Non-bank financial firms need industry-wide regulation, says BIS

The Bank of International Settlements (BIS) called for a “macroprudential” regulatory approach to non-bank financial intermediaries (NBFIs), warning that these firms can can amplify market stress and undermine financial stability.

In its latest Quarterly Review, the bank said that NBFIs currently account for nearly half of all global financial assets and that while they provide a valuable source of alternative financing, they also give rise to new channels of instability.

It added that an industry-wide regulatory system is needed to address structural vulnerabilities in these non-bank companies, identifying liquidity mismatches and hidden leverage as some of the biggest issues.

The BIS said that market volatility in March 2020 exposed gaps in regulation and highlighted risks posed by NBFIs in Asian emerging market economies and in fast-growing areas like sustainable finance and the crypto universe.

BSI general manager Agustín Carstens called for a multi-pronged policy response that mirrors the regulatory reforms established in the wake of the financial crisis.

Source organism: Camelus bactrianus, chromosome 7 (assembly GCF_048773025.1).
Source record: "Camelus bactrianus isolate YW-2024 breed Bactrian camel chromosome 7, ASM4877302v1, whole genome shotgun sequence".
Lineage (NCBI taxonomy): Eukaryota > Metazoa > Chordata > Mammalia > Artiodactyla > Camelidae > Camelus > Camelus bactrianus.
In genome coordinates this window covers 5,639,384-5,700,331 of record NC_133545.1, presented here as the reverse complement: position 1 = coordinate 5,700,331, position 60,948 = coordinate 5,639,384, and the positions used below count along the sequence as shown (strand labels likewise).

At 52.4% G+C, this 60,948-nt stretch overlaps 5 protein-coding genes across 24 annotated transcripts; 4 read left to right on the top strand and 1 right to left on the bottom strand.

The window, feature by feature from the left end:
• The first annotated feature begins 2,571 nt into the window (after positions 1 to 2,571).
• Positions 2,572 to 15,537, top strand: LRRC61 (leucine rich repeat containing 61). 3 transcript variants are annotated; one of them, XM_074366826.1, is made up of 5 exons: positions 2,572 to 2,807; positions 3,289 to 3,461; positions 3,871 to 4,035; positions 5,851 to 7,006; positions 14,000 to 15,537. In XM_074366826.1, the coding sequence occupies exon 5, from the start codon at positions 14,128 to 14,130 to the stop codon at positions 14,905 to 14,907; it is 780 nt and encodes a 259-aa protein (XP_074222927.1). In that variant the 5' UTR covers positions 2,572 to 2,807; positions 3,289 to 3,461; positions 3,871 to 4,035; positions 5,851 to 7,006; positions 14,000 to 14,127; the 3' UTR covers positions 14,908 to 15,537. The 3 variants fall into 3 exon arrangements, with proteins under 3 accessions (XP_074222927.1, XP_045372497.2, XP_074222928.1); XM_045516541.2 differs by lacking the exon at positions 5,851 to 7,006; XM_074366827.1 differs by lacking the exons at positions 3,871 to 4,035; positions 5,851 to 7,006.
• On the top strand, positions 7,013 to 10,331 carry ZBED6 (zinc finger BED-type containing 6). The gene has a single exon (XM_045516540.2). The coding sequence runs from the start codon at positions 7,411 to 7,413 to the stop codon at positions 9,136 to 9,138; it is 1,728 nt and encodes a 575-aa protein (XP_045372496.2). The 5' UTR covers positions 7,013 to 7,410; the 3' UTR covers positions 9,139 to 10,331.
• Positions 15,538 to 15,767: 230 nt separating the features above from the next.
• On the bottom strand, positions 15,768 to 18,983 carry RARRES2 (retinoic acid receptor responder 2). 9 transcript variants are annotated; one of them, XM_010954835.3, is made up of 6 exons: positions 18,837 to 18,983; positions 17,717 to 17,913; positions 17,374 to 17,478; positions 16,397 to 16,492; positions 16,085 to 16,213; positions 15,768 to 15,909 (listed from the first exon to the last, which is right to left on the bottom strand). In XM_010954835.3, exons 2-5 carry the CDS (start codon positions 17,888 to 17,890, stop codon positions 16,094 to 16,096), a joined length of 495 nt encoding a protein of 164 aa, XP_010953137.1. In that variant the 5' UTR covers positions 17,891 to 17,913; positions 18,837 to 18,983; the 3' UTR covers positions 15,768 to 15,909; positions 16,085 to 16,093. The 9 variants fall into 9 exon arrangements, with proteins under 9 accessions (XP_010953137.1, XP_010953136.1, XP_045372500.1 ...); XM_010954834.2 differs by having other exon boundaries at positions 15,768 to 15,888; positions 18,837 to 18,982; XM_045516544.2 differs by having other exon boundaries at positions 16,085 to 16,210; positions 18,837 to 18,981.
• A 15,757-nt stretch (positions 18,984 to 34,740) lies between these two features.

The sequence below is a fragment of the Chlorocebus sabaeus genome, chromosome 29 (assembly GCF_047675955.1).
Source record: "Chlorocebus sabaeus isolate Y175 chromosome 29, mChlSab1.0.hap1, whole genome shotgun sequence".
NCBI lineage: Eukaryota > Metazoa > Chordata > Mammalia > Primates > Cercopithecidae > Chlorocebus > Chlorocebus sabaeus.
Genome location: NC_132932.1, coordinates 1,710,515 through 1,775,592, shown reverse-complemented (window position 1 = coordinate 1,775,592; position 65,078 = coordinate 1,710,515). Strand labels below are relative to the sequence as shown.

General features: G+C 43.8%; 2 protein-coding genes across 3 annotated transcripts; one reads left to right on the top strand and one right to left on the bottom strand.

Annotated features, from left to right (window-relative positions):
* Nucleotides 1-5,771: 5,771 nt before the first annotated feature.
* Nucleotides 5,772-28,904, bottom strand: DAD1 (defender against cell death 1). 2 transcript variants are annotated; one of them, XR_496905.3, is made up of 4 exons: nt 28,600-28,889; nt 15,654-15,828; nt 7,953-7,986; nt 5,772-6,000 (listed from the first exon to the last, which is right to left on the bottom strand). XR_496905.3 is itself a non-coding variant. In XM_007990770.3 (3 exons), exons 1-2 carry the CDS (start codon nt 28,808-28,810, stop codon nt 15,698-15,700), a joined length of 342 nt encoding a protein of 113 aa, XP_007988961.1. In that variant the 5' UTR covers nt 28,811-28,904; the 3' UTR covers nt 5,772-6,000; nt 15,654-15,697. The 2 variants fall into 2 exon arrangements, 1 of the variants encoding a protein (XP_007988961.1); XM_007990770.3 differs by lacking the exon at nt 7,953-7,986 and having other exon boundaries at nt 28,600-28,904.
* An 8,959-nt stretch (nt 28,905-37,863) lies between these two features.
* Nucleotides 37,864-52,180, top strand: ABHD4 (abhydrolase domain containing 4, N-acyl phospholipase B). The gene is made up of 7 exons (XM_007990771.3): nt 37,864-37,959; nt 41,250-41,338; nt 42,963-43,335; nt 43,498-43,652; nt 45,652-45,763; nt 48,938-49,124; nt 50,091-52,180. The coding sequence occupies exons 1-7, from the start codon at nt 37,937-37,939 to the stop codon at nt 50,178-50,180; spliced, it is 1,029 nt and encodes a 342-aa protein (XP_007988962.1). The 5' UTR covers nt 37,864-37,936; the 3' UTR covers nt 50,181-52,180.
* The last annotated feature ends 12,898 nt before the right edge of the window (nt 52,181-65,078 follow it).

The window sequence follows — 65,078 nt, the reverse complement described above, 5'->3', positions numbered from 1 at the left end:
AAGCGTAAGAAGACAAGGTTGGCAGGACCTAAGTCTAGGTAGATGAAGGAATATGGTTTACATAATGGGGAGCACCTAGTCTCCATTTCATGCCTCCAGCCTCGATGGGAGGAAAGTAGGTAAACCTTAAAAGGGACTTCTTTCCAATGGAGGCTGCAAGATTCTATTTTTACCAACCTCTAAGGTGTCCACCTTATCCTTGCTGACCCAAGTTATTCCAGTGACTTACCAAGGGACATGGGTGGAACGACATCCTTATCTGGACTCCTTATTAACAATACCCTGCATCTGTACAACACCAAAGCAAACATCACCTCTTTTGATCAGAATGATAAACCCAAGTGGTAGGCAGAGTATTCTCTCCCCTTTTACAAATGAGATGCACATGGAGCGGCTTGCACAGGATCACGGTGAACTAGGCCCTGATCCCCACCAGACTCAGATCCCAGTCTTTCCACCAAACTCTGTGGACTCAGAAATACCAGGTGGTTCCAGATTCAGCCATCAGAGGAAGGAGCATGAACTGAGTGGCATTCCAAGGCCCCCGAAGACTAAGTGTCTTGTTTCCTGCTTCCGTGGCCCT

“Those reforms strengthened banks and reduced their systemic impact,” said Carstens. “It is time to apply a macroprudential approach to NBFIs as well.”

He suggested the industry gather better information through stronger monitoring, enhanced regulatory reporting, and public disclosures.

“Another [approach] would be to ensure that NBFIs build war chests in good times in order to mitigate collective retrenchment in times of stress,” he added. “Ultimately, a more consolidated supervisory perspective would be necessary.”

The BIS review also pushes for regulation of decentralised finance (DeFi), a new cryptocurrency intermediation that uses automated protocols on blockchains and stablecoins to carry out fund transfers. The bank said that although links with traditional finance are currently contained, because of high leverage, limited shock-absorbing capacity, and built-in interconnectedness, the process needs closer moderation.

The publication also discusses the systemic risks of open-ended bond funds, stating that during recent periods of stress, elevated redemptions spread across funds, and that macroprudential tools are needed to "bolster their resilience".

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